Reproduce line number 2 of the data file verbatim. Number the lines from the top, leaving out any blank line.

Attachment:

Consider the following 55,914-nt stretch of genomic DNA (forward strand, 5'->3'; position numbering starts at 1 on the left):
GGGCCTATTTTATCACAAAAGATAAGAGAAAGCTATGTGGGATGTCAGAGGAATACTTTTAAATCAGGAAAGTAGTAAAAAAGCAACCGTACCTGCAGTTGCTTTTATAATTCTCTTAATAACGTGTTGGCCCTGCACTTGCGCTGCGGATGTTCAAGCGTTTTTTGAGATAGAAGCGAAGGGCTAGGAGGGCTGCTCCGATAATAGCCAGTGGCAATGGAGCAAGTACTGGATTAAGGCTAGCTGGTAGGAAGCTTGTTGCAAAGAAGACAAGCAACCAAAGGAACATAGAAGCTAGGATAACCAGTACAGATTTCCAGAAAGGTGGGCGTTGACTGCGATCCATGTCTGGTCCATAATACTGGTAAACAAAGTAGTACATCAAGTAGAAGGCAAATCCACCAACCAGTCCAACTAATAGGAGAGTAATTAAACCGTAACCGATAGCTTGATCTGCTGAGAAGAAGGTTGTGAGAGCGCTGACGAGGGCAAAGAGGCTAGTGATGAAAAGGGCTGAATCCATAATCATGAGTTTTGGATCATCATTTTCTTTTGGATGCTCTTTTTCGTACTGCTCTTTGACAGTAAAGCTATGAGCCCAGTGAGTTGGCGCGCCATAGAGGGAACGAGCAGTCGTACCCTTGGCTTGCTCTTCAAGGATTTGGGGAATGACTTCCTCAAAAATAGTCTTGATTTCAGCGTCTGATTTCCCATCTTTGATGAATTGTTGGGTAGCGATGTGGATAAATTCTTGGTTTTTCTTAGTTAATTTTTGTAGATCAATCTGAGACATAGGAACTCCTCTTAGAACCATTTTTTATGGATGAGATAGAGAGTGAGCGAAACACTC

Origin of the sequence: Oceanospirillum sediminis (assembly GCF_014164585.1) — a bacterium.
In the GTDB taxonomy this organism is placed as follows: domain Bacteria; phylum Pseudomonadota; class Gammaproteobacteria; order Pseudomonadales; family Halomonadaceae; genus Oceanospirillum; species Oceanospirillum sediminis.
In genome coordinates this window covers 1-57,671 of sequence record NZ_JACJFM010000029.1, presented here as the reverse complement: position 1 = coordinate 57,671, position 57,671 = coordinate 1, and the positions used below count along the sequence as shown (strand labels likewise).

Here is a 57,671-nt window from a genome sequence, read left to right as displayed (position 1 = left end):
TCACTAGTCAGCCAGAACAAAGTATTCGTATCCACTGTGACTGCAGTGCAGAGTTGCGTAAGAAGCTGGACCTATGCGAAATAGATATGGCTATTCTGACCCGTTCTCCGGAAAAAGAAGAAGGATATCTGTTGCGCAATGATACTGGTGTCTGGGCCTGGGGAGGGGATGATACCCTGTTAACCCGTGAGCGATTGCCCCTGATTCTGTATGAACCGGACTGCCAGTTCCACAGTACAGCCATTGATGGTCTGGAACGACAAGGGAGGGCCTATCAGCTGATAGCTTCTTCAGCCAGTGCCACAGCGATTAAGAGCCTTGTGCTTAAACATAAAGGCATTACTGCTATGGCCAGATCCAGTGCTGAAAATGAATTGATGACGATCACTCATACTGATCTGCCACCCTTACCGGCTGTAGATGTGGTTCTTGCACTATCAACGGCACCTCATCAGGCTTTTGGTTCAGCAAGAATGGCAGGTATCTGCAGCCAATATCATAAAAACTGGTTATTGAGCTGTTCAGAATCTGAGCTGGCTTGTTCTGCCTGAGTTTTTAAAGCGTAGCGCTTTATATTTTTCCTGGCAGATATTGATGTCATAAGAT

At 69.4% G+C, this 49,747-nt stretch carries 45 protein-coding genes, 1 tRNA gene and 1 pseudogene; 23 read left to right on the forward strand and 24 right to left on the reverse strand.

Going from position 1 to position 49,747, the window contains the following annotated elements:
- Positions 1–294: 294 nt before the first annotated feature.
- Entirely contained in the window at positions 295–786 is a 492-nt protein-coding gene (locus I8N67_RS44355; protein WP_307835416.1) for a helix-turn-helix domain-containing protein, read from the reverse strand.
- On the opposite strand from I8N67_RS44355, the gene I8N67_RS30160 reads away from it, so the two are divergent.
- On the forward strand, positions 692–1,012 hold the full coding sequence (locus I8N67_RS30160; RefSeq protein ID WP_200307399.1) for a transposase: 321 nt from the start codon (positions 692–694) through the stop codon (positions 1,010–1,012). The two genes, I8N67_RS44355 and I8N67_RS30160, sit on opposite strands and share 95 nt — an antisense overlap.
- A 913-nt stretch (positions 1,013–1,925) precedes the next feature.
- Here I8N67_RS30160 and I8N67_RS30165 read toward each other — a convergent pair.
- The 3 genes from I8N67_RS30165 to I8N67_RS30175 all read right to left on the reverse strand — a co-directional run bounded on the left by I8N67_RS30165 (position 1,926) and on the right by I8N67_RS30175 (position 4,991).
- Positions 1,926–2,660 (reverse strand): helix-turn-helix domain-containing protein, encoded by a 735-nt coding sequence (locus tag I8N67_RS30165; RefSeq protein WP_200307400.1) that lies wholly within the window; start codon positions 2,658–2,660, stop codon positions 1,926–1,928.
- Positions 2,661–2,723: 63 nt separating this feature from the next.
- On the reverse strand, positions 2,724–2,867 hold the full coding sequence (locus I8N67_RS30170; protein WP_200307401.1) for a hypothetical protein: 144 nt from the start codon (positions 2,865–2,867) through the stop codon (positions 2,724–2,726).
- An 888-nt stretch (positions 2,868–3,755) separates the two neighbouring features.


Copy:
GGGCCTATTTTATCACAAAAGATAAGAGAAAGCTATGTGGGATGTCAGAGGAATACTTTTAAATCAGGAAAGTAGTAAAAAAGCAACCGTACCTGCAGTTGCTTTTATAATTCTCTTAATAACGTGTTGGCCCTGCACTTGCGCTGCGGATGTTCAAGCGTTTTTTGAGATAGAAGCGAAGGGCTAGGAGGGCTGCTCCGATAATAGCCAGTGGCAATGGAGCAAGTACTGGATTAAGGCTAGCTGGTAGGAAGCTTGTTGCAAAGAAGACAAGCAACCAAAGGAACATAGAAGCTAGGATAACCAGTACAGATTTCCAGAAAGGTGGGCGTTGACTGCGATCCATGTCTGGTCCATAATACTGGTAAACAAAGTAGTACATCAAGTAGAAGGCAAATCCACCAACCAGTCCAACTAATAGGAGAGTAATTAAACCGTAACCGATAGCTTGATCTGCTGAGAAGAAGGTTGTGAGAGCGCTGACGAGGGCAAAGAGGCTAGTGATGAAAAGGGCTGAATCCATAATCATGAGTTTTGGATCATCATTTTCTTTTGGATGCTCTTTTTCGTACTGCTCTTTGACAGTAAAGCTATGAGCCCAGTGAGTTGGCGCGCCATAGAGGGAACGAGCAGTCGTACCCTTGGCTTGCTCTTCAAGGATTTGGGGAATGACTTCCTCAAAAATAGTCTTGATTTCAGCGTCTGATTTCCCATCTTTGATGAATTGTTGGGTAGCGATGTGGATAAATTCTTGGTTTTTCTTAGTTAATTTTTGTAGATCAATCTGAGACATAGGAACTCCTCTTAGAACCATTTTTTATGGATGAGATAGAGAGTGAGCGAAACACTC